HONG KONG/BEIJING, Sept 5 (Reuters) – Country Garden made interest payments on U.S. dollar bonds hours ahead of a grace period deadline, a person close to the firm said, pulling from the brink of default for the second time in four days and bringing relief to a crisis-hit property sector.
China’s largest private property developer (2007.HK) failed to pay coupons on the bonds totalling $22.5 million due on Aug. 6, exacerbating fear of its cash situation and keeping markets on tenterhooks throughout the bonds’ 30-day grace periods.
Though the amount was relatively modest, failure to pay would have undermined fragile hope in financial markets that China’s steady drip feed of policy stimulus was starting to stabilise the economy and its struggling property market.
It would also have raised the prospect of default on other dollar bonds as well as creditor calls to accelerate payments, bondholders and lawyers said, while heightening concern of spillover risk in the world’s second-largest economy.
Country Garden on Tuesday also offered to extend repayment of eight onshore bonds worth 10.8 billion yuan ($1.48 billion) by three years, according to people with knowledge of the matter and documents seen by Reuters.
Those bonds, issued by Country Garden and a subsidiary, were set to mature and be puttable in 2023 and 2024, showed the documents sent to onshore bondholders.
Country Garden did not respond to a request for comment.
The people familiar with the matter declined to be identified as they were not authorised to speak with media.
“Country Garden is trying hard to fulfil debt obligations but whether this can continue will depend on the effectiveness of this round of stimulus and regulatory relaxation,” said Gary Ng, Natixis Asia Pacific senior economist.
Latest government stimulus measures over the last few days included lowering existing mortgage rates and preferential loans for first-home purchases in big cities.
Ng said the latest stimulus should help stabilise the home market and consumer confidence, allowing developers to deleverage less painfully, though more is needed to reverse a decline in income growth in a slowing economy.
Country Garden’s cash squeeze highlights the fragile state of China’s real estate sector, which accounts for roughly a quarter of the economy and whose situation has deteriorated since a government campaign against high leverage began in 2021.
Making matters worse is a lacklustre post-pandemic economic recovery.
Services activity expanded at its slowest pace in eight months in August, a private-sector survey showed on Tuesday, as weak demand continued to dog the economy and stimulus measures failed to meaningfully revive consumption.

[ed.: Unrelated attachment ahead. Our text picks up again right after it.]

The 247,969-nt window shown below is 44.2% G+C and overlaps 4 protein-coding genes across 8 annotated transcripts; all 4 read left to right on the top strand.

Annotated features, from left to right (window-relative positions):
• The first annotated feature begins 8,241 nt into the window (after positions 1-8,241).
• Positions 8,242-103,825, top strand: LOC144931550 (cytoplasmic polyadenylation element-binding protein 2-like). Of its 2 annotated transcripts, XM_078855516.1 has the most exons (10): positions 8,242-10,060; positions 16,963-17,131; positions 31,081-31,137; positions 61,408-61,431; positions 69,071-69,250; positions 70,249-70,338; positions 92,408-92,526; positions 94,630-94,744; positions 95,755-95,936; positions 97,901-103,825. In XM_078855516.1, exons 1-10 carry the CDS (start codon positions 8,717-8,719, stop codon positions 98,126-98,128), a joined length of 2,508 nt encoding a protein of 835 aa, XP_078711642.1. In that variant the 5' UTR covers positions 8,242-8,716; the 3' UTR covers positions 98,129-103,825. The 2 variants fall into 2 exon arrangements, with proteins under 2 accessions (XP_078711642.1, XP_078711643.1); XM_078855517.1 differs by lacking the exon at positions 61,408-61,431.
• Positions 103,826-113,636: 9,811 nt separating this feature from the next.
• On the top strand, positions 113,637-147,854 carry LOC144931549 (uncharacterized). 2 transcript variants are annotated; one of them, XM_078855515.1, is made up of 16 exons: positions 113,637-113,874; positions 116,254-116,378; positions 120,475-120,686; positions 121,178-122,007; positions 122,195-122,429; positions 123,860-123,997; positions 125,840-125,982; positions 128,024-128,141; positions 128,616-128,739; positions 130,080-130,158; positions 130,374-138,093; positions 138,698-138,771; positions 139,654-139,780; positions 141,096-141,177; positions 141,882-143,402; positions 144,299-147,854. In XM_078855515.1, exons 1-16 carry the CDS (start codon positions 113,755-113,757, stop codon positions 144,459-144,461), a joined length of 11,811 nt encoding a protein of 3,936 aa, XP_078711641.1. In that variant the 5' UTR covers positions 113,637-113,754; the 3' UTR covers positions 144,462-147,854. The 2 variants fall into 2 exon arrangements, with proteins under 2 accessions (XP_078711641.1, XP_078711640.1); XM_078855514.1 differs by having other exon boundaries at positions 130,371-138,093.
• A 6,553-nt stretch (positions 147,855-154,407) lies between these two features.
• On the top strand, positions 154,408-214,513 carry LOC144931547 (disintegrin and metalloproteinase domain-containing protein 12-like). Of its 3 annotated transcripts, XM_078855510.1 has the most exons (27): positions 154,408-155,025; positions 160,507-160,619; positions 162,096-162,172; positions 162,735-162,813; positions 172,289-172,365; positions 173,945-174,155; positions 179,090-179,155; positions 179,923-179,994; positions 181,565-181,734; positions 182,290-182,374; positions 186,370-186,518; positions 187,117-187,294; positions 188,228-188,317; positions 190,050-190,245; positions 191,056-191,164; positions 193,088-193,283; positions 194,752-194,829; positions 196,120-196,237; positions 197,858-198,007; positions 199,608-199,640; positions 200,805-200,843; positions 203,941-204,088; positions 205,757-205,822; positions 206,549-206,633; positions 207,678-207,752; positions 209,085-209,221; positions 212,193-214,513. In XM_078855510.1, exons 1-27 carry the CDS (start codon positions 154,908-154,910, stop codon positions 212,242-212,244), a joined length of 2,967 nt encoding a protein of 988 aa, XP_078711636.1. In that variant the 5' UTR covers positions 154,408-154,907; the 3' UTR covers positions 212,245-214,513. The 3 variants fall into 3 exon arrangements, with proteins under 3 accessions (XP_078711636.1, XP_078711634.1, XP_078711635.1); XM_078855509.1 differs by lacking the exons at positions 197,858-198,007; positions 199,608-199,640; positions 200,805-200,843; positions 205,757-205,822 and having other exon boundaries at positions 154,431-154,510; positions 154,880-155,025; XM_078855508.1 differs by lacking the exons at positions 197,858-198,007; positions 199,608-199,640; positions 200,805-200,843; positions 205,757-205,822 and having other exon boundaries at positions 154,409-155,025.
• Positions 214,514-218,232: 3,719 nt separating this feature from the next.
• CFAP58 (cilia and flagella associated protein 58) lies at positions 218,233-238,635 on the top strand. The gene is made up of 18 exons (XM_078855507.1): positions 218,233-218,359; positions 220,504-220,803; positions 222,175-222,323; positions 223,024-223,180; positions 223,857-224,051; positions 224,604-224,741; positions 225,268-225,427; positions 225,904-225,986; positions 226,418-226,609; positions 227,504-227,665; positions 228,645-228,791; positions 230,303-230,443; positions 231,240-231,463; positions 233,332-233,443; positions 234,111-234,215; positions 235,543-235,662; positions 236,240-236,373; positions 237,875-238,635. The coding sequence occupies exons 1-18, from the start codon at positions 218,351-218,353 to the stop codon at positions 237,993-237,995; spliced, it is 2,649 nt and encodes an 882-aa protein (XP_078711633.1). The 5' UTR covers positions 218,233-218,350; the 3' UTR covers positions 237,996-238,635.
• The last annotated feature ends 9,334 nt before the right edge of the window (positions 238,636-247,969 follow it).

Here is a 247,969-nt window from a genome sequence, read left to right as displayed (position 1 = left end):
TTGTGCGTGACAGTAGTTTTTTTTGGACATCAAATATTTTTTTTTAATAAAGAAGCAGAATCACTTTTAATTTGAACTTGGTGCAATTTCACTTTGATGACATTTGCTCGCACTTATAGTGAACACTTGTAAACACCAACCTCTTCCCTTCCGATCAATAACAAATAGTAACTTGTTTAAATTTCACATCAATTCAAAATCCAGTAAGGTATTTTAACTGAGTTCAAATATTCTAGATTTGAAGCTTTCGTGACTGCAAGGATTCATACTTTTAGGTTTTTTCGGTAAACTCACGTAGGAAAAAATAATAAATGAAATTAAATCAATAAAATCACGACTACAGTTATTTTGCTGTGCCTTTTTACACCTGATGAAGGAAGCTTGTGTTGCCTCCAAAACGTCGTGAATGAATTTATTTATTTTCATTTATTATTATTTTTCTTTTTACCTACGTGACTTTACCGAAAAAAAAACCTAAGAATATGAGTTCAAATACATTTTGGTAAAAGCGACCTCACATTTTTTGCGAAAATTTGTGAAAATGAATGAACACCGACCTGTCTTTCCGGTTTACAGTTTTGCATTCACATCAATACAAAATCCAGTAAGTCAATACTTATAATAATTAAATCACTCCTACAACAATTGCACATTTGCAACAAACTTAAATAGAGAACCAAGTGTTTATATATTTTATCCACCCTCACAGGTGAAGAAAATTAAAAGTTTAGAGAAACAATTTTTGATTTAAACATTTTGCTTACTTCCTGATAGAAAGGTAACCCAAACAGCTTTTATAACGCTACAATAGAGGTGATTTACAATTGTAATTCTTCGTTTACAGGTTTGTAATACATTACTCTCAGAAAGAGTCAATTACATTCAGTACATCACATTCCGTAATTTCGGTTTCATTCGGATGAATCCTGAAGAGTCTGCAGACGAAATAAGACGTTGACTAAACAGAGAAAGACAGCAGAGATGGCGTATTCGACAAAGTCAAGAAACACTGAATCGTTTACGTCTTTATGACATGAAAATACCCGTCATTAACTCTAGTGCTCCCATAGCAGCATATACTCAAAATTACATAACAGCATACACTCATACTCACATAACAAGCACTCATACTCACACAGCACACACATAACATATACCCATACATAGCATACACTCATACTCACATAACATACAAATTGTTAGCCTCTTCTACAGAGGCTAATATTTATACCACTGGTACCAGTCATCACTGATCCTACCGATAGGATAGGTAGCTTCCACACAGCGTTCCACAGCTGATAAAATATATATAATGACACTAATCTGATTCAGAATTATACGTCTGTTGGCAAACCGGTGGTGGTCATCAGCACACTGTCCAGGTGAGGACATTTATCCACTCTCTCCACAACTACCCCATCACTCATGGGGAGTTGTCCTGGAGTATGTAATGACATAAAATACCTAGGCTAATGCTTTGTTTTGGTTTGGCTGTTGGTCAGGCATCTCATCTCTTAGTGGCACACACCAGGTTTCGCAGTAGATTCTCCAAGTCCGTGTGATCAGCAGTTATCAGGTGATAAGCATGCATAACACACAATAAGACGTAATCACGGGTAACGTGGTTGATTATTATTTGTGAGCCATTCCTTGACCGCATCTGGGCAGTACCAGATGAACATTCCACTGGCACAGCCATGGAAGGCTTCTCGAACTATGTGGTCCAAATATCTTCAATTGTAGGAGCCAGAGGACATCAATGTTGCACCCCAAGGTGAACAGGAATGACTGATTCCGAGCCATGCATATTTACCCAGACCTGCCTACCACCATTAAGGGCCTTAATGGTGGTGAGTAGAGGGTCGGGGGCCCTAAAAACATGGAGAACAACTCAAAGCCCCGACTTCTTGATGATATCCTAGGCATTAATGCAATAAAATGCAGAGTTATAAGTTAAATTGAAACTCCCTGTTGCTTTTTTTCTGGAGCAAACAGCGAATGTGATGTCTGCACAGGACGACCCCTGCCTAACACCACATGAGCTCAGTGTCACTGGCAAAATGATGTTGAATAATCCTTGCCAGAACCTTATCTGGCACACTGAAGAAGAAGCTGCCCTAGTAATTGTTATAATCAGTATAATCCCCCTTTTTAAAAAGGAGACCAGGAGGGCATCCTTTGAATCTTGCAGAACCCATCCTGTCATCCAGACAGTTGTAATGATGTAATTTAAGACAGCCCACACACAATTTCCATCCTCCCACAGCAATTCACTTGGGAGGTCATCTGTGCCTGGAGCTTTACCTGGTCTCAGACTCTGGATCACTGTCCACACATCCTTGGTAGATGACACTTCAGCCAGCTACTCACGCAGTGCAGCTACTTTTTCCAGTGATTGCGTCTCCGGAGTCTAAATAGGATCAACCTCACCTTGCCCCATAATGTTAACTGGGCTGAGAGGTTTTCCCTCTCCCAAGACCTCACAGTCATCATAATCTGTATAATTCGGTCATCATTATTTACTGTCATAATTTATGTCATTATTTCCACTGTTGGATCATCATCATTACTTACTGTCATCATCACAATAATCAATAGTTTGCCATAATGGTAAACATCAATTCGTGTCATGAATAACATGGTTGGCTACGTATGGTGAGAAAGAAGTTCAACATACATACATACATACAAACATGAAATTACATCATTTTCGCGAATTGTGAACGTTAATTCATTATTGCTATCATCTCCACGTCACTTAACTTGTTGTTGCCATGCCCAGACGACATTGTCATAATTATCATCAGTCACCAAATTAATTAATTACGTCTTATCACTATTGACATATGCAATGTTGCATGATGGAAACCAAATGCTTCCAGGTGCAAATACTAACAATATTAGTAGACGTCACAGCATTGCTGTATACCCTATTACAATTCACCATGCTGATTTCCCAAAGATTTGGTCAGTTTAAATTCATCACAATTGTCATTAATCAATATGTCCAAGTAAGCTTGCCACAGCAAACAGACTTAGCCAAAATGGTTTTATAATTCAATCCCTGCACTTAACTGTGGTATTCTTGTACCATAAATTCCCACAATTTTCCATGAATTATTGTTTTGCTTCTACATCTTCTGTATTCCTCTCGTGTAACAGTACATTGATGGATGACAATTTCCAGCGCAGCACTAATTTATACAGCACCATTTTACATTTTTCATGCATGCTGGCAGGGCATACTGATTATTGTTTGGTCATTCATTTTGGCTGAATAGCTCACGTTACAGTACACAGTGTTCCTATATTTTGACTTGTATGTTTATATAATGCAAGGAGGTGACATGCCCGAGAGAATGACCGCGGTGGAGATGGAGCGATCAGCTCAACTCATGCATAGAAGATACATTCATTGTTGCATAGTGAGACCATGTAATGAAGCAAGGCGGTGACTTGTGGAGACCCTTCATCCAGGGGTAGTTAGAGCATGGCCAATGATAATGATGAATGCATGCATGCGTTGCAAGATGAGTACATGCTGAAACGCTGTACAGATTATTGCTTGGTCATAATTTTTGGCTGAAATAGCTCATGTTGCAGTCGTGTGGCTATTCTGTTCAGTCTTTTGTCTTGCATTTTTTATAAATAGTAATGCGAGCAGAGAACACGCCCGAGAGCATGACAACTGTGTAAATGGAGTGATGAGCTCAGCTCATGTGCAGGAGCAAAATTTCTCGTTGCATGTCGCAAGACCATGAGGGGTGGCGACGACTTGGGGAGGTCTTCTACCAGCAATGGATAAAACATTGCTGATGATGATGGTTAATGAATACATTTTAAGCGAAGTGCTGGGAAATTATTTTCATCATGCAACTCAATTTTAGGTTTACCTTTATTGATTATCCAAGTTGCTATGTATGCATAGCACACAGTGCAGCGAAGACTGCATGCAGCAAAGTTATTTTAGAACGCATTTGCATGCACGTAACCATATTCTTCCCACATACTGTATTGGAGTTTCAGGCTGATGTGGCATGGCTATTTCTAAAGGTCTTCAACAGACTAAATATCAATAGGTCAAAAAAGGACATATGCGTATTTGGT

“With domestic demand weak and house prices on the slide in smaller Chinese cities in particular, there are still worries about the fragility of the real estate sector,” said Susannah Streeter, head of money and markets at Hargreaves Lansdown, U.K.
“Stimulus efforts to increase mortgage lending are welcome but a much larger package of support is likely to be needed to restore more confidence in the sector, and put exposed property firms on a firmer footing.”
Some of Country Garden’s dollar bonds added 2 points to their prices after news of Tuesday’s payments – a sign the bonds were trading with accrued interest, or with expectations that coupons will be paid, traders said.
Prices were, however, still at distressed levels, ranging from 11 to 15 cents against the dollar.
Country Garden’s share price was down about 1%, paring some of its losses from earlier in the day. The Hang Seng Mainland Properties Index (.HSMPI) and China’s CSI 300 Real Estate Index (.CSI000952) lost more than 2% each.
The interest payments for offshore bonds came after Country Garden on Friday won approval from onshore creditors to extend the maturity of a private bond worth 3.9 billion yuan ($536 million).
Country Garden has not missed a debt payment obligation, onshore or offshore. However, it flagged the risk of default should its financial performance continue to deteriorate after posting a record loss for the first half of the year.
The developer has about $162 million of offshore bond interest payments due during the rest of the year, showed data from researcher CreditSights.
Reporting by Xie Yu in Hong Kong, Jason Xue in Shanghai and Siddarth S. in Bengaluru; Writing by Sumeet Chatterjee; Editing by Christopher Cushing
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